There can be great merit in maintaining a balance between your home and professional responsibilities, and making enough time for leisure and downtime. You need to look at your life and determine what you need from a job so that you can achieve this balance and maintain it for the long term. Think about things like:
Clearly, though, this depends on your goals. If a major goal of yours is to be a great parent, then work/life balance is important. If your goal, however, is to be CEO and build a great organization, then this necessarily involves carrying a heavy workload.
The final set of criteria involves looking at the company itself. People tend to want to work for organizations that make them feel good about what they are doing on a daily basis. Look at the following criteria and decide what it is that you need from the company you work for.
These criteria are not just for career options outside your current company. Some internal moves may take you to business units that operate quite differently from the rest of the organization, or produce a different product or service. It's important to understand your criteria in these areas regardless of whether your move is inside or outside the company.
Now, download our free worksheet, and print off a copy of it for each of the options you're evaluating.
Instructions: For each job option you're considering, work through the criteria in the rows of the table one-by-one (we explain these criteria below.) For each criterion, first decide how important it is to you on a scale of 0 (not at all important) to 5 (very important). Next, evaluate how much of the criterion is on offer within the job, using the same scale. Finally, multiply these values together to give the score for that row of the table.
This worksheet is based on the Grid Analysis tool for decision making. This is a powerful tool that can be used in a variety of situations. A full explanation of how to use this technique on a more general basis is detailed in the Mind Tools' article found here .
This type of analysis is very useful in helping you quickly see how well your career options match the criteria you've identified as necessary for your satisfaction.
Once you've worked through the worksheet for each of your options, add up the scores and total them for each worksheet. This gives you an initial score for how each job fits your needs, looked at on a rational basis.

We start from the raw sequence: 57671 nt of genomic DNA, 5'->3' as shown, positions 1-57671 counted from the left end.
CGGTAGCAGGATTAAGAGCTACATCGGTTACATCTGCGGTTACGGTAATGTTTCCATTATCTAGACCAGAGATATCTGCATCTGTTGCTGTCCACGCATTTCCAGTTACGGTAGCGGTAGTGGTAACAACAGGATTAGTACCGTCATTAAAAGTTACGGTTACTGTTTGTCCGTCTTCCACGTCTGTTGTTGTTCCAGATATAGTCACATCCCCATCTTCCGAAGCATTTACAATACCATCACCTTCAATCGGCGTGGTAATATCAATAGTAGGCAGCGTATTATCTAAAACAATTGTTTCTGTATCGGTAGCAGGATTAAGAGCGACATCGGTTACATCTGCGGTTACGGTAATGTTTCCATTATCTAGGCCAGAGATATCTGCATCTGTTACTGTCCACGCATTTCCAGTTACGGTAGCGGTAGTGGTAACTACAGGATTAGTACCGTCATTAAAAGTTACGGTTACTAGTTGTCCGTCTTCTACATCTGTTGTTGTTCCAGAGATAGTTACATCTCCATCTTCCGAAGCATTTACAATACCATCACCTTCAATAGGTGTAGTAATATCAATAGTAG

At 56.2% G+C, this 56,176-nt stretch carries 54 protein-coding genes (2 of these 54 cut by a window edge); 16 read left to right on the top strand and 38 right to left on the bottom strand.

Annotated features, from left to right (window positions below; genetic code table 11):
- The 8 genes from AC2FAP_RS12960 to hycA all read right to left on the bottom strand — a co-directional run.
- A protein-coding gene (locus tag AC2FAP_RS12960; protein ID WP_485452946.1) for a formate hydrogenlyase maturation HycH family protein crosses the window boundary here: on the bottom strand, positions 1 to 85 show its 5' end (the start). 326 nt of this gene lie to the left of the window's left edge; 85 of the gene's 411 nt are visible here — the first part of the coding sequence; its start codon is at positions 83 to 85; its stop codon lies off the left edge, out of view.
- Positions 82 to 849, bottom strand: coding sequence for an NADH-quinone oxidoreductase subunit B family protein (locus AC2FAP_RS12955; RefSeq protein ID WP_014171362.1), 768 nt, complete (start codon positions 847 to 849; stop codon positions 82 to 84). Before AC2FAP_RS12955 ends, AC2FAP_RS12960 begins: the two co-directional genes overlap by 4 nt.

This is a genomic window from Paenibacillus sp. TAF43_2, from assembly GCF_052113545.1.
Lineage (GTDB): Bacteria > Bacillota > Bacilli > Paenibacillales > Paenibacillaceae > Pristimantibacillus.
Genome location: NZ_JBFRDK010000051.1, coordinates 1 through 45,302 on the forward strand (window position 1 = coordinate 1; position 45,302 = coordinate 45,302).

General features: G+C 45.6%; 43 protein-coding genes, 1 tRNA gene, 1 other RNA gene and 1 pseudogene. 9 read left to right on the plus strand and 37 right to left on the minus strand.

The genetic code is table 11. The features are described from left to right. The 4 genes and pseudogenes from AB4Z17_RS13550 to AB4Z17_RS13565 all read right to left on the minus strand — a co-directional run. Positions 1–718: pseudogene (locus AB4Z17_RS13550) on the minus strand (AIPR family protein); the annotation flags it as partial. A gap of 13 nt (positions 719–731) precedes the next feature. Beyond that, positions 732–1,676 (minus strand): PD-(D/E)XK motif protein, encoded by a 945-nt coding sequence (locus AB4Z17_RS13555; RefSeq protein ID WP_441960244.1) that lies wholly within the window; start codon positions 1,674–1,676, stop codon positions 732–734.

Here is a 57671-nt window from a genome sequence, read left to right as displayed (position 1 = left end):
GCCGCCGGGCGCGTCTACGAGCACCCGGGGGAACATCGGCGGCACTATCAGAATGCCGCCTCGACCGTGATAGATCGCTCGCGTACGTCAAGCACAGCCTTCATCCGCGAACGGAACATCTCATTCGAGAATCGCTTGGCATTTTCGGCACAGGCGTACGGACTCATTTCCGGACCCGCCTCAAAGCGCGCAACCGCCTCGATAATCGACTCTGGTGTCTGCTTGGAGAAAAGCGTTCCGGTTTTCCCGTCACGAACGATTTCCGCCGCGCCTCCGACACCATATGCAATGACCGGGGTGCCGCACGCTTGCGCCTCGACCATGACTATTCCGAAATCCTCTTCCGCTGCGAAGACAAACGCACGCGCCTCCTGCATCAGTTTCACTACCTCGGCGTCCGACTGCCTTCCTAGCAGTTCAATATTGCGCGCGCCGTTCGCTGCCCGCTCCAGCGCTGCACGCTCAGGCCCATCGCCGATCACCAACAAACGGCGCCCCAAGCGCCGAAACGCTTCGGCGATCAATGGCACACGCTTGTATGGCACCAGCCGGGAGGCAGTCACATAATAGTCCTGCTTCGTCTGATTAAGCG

If some of the scores seem a bit wrong, don't be afraid to revisit them. Spend as much time as you need to make a rational, properly considered decision.
This is not necessarily a comprehensive list of factors. If other factors are important to you, build these into your analysis.
So far, you've looked at the job's criteria and what you need to be satisfied, in an objective manner. However, it's also important to consider how your decision feels. You need to get in touch with your inner self and think about how well the career options fit with your overall sense of self and personal fulfillment. Ask yourself:
If something doesn't feel right, then you need to understand why. Are some factors of over-riding importance? Or are other factors important that are not mentioned? Take the time to make sure that you're comfortable with you analysis, and that you're confident that you've made the right decision, both on a rational and emotional level.
When you have an option that fits both objectively and subjectively, chances are you've got a winning career move.
Making a career move is a very important decision. It requires serious thought and consideration. You can think long and hard and still not come up with a solution unless you have a framework to use to help you make a decision.
Using the three distinct approaches outlined here – job analysis, analysis of satisfaction criteria, and emotional validation – you can be confident in your decision. Analyzing each element in this way forces you to consider the multidimensional criteria that go into determining a great job fit. With a decision that is valid emotionally as well as on paper, you can be confident that you've made the best possible choice.